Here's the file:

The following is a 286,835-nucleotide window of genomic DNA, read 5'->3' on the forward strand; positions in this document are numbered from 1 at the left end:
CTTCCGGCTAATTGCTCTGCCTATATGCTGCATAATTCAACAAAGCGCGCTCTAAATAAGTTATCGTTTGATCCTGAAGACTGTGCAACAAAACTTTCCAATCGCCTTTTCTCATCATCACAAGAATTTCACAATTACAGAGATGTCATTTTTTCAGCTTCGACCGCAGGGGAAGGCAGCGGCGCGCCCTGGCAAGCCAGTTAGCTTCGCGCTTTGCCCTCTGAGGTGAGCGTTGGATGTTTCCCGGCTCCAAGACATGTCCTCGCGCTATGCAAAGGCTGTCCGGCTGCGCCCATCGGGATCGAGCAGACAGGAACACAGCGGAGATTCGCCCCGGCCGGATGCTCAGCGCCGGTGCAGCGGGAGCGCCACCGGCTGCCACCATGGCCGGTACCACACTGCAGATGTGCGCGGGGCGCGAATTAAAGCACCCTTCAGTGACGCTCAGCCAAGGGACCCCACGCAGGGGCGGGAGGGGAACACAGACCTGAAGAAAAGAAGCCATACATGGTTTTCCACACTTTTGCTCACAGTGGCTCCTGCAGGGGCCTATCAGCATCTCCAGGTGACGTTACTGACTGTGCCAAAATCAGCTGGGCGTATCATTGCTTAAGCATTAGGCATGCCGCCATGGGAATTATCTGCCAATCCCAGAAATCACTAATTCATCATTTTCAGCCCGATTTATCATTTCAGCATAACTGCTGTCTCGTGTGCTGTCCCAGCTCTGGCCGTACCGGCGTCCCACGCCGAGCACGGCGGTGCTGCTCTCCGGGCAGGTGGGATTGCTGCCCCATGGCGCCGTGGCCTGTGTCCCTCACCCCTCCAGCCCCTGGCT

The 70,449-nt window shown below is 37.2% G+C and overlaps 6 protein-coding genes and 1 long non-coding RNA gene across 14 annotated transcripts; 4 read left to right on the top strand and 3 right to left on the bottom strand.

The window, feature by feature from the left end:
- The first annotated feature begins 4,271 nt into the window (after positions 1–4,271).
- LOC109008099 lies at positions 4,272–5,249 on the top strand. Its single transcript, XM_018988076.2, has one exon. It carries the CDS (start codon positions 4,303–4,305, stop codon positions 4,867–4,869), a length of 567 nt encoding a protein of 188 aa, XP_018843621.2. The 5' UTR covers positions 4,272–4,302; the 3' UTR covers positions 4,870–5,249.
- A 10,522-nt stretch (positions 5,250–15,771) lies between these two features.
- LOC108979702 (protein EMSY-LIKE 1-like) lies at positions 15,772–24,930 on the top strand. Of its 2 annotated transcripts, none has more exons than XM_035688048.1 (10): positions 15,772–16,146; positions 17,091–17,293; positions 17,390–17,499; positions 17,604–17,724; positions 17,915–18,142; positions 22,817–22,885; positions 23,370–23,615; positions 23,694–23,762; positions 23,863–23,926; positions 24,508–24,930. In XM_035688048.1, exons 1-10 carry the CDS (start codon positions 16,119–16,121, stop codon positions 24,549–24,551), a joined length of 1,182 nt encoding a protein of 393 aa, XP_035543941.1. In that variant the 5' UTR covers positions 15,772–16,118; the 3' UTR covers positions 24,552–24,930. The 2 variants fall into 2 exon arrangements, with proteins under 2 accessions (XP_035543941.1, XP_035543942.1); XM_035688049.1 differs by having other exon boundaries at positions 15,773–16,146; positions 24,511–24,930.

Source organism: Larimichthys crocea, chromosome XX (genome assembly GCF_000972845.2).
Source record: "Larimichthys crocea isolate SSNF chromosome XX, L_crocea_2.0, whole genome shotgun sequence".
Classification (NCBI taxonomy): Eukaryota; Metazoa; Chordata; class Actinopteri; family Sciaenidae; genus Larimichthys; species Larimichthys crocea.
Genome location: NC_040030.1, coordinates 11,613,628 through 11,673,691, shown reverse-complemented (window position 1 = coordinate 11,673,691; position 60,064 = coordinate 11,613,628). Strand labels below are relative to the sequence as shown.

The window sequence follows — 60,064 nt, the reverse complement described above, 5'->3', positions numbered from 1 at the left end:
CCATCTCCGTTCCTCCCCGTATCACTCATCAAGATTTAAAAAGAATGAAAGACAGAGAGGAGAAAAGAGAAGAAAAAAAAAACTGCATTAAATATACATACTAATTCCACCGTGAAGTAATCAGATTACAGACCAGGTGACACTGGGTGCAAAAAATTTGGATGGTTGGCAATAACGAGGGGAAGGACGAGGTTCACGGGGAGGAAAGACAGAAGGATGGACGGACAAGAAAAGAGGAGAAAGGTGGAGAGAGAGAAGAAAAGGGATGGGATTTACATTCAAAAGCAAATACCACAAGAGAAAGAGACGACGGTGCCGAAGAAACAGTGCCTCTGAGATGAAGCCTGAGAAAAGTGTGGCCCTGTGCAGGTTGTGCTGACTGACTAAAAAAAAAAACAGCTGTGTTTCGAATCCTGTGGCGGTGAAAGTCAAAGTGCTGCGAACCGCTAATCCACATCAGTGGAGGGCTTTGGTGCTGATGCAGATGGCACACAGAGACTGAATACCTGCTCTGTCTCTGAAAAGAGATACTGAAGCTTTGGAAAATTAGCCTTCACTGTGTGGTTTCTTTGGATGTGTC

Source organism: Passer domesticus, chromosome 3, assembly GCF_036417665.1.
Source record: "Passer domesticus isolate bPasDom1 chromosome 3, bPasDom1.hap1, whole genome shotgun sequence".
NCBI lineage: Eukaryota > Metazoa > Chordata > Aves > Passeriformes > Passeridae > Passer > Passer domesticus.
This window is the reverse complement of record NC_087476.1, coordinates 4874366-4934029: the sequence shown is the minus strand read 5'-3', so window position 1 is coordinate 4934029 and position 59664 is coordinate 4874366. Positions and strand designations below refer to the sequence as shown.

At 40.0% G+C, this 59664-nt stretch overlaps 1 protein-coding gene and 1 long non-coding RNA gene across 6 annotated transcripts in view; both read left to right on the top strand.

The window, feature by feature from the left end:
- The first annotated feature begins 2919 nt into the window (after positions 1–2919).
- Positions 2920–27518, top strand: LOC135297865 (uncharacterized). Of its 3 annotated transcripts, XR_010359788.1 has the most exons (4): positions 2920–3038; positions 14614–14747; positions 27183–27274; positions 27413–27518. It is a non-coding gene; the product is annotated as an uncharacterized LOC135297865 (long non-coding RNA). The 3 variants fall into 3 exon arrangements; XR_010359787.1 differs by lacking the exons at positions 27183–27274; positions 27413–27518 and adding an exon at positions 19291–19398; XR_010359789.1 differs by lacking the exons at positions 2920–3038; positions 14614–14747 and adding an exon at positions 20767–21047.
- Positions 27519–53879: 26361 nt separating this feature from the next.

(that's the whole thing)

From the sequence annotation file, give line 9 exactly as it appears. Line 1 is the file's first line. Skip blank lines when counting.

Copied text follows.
Source organism: Larimichthys crocea, chromosome XX (genome assembly GCF_000972845.2).